Electronic sensors tend to be made of brittle, inorganic material that prevents them from stretching and bending on skin or within bodies. Recent technological advances have made stretchable sensors possible, but their changes in shape can affect the data produced, and many sensors cannot collect and process the body's faintest signals.
To address this problem, a new sensor design from the Pritzker School of Molecular Engineering (PME) at the University of Chicago incorporates a patterned material that optimizes strain distribution among transistors. This design enables stretchable electronics that are less compromised by deformation. The researchers also created several circuit elements with the design, which could lead to even more types of stretchable electronics.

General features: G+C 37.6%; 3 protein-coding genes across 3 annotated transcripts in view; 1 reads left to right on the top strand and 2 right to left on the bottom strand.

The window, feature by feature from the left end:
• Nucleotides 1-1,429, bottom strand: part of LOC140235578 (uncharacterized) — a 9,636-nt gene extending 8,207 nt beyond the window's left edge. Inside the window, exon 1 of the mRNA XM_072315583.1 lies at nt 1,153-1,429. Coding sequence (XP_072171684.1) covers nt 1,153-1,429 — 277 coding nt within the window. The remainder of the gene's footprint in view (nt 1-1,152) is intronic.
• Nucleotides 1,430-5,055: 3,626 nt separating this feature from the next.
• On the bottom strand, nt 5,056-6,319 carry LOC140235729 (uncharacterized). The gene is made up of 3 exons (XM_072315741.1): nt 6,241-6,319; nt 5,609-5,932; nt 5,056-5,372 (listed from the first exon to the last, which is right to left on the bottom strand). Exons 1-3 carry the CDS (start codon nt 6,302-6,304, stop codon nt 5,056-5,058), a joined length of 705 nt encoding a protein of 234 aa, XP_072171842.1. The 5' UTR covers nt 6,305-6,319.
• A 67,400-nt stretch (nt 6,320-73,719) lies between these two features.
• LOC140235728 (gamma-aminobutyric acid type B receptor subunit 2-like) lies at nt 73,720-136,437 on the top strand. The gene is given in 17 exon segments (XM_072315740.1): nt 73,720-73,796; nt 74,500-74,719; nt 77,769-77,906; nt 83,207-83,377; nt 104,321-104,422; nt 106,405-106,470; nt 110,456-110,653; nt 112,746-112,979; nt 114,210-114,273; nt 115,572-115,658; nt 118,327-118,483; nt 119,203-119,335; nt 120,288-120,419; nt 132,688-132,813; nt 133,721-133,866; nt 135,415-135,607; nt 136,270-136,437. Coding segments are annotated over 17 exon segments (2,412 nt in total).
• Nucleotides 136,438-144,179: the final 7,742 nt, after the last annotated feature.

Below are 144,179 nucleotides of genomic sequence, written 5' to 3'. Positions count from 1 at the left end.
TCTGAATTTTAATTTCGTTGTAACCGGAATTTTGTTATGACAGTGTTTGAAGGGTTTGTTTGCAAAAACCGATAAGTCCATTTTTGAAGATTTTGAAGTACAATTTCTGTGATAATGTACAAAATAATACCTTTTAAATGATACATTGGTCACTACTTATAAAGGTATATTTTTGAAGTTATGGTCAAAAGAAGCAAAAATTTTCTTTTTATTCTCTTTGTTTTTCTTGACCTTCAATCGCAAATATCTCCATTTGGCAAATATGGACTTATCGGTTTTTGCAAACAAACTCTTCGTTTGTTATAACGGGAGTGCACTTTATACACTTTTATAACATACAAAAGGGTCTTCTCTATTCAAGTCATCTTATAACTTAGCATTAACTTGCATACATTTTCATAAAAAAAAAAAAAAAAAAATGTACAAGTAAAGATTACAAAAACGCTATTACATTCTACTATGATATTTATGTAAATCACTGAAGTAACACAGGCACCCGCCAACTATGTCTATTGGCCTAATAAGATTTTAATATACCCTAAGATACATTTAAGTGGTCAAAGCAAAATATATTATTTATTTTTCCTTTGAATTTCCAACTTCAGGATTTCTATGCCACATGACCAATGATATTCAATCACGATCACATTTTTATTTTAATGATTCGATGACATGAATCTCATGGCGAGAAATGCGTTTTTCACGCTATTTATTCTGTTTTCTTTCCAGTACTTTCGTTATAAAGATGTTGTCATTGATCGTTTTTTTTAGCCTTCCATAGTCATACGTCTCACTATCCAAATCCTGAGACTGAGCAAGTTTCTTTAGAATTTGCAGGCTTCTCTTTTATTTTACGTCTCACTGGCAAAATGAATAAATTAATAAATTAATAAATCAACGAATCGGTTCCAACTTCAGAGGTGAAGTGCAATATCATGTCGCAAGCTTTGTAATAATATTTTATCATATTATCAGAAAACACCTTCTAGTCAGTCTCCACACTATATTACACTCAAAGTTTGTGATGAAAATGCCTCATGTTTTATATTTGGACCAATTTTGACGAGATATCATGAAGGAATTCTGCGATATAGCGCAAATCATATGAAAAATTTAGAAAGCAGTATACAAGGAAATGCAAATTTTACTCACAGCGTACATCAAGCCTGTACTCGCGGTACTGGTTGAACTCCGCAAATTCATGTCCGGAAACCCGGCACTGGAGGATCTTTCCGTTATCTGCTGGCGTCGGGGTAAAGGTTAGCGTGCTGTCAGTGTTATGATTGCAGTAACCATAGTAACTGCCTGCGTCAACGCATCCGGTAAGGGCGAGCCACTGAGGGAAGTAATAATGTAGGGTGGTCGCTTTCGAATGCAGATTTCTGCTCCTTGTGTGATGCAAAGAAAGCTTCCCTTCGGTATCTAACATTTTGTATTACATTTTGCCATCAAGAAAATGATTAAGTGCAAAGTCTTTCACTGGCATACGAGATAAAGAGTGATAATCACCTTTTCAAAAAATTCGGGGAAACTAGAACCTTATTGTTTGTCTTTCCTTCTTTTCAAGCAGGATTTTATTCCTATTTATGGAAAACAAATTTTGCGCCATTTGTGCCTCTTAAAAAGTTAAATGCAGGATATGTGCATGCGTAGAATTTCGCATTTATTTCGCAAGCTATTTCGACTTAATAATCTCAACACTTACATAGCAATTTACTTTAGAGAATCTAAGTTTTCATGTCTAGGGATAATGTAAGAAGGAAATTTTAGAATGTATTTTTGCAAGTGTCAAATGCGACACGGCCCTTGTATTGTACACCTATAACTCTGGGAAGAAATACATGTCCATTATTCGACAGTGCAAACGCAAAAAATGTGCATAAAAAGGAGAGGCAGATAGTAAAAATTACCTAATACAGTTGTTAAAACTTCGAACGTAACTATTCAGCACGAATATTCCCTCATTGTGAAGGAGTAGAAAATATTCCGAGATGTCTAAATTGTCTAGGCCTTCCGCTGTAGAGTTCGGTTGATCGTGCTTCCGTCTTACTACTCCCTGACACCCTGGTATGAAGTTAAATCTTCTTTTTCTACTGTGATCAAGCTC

Assistant Professor, Sihong Wang, who led the research, is already testing his design as a diagnostic tool for amyotrophic lateral sclerosis, a nervous system disease that causes loss of muscle control.
"We want to develop new kinds of electronics that can integrate with the human body," he said.
"This new design allows electronics to stretch without compromising data and could ultimately help lead us to an out-of-clinic approach for monitoring our health.”